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Netflix makes it clear it's planning to make account sharing paid for all
- Netflix has made it clear that it will soon start monetizing multi-household account sharing.
- The company is currently testing paid password sharing in a few countries.
In a letter to its investors attached with its first-quarter earnings, Netflix made it very clear that it aims to boost profitability by imposing curbs on password sharing. The company made the following statement in the letter:
The big COVID boost to streaming obscured the picture until recently. While we work to reaccelerate our revenue growth through improvements to our service and more effective monetization of multi-household sharing — we’ll be holding our operating margin at around 20%.
The part about monetization of multi-household sharing is the one to focus on here. We previously conducted a poll on our website asking readers if they would be okay paying extra for Netflix password sharing, and they vehemently opposed the idea.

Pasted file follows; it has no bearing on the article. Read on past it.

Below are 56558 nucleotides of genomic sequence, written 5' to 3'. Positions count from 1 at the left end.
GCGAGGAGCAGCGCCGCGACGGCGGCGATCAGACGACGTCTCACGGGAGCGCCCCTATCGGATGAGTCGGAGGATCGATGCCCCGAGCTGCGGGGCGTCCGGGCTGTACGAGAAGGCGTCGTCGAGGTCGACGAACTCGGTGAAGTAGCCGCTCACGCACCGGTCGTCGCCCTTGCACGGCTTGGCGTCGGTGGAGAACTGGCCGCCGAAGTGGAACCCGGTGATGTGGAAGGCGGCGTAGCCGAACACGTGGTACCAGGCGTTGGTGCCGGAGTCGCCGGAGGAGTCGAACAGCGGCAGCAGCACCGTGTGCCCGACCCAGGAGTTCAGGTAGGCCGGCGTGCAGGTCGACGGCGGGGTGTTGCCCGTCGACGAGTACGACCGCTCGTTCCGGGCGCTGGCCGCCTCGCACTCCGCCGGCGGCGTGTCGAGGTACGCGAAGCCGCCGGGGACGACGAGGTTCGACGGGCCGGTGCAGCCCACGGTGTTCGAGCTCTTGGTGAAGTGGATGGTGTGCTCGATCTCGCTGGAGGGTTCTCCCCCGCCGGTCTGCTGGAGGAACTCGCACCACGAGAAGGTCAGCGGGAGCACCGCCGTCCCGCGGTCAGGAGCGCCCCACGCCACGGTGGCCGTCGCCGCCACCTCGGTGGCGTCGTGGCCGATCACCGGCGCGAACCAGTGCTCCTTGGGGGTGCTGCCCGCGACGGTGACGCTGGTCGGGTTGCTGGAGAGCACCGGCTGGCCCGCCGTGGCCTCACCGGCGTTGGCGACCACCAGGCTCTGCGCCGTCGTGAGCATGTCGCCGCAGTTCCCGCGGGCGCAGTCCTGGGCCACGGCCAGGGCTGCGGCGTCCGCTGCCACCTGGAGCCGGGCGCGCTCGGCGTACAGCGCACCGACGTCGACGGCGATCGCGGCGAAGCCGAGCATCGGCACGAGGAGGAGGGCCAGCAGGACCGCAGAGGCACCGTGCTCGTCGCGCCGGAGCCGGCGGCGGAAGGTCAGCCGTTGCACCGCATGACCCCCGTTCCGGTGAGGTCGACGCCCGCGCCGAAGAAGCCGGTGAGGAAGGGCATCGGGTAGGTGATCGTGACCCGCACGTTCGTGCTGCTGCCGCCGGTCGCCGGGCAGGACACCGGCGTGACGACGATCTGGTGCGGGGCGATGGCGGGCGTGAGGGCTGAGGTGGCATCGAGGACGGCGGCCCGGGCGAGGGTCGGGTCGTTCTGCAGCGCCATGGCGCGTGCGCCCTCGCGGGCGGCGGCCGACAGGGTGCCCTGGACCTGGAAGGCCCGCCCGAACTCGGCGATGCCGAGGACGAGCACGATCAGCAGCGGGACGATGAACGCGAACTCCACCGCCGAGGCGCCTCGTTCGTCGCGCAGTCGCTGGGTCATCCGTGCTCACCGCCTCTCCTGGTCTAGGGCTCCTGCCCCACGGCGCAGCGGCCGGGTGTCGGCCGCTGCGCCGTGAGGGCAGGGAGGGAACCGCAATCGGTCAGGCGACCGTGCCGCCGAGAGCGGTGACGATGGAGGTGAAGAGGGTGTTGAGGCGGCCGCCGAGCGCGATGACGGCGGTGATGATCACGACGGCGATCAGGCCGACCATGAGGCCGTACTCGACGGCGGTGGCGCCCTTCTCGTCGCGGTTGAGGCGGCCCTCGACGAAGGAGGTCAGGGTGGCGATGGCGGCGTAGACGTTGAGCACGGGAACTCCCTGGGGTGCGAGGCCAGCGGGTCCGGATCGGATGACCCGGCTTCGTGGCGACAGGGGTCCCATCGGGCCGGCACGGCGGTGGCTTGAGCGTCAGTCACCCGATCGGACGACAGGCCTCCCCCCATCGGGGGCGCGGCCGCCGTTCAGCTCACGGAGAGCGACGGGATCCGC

Netflix says it has 100 million-plus households using another household’s account. “This is a big opportunity as these households are already watching Netflix and enjoying our service,” the company noted.
The service further said, “There’s a broad range of engagement when it comes to sharing households from high to occasional viewing. So while we
won’t be able to monetize all of it right now, we believe it’s a large short to mid-term opportunity. As we work to monetize sharing, growth in ARM, revenue, and viewing will become more important indicators of our success than membership growth.”
Meanwhile, Netflix has reported a loss of 200,000 subscribers in the quarter gone by, and it sounds like things aren’t going to improve anytime soon. The service has also projected a loss of 2 million subscribers over the next financial quarter. However, CFO Spence Newman has reassured investors that subscriber growth should resume in the latter half of the year.
Netflix is also dipping its fingers into the ad-supported streaming market. CEO Reed Hastings announced that cheaper plans with ads should arrive on Netflix within a year or two.
It looks like Netflix is in a catch-22 situation. On the one hand, it wants to introduce paid password sharing to grow revenue, while on the other hand, it’s facing a subscriber exodus for the first time in a decade. In any case, the former may not be a welcome move for existing Netflix subscribers. The company could see further exits if people have to pay more for sharing their passwords.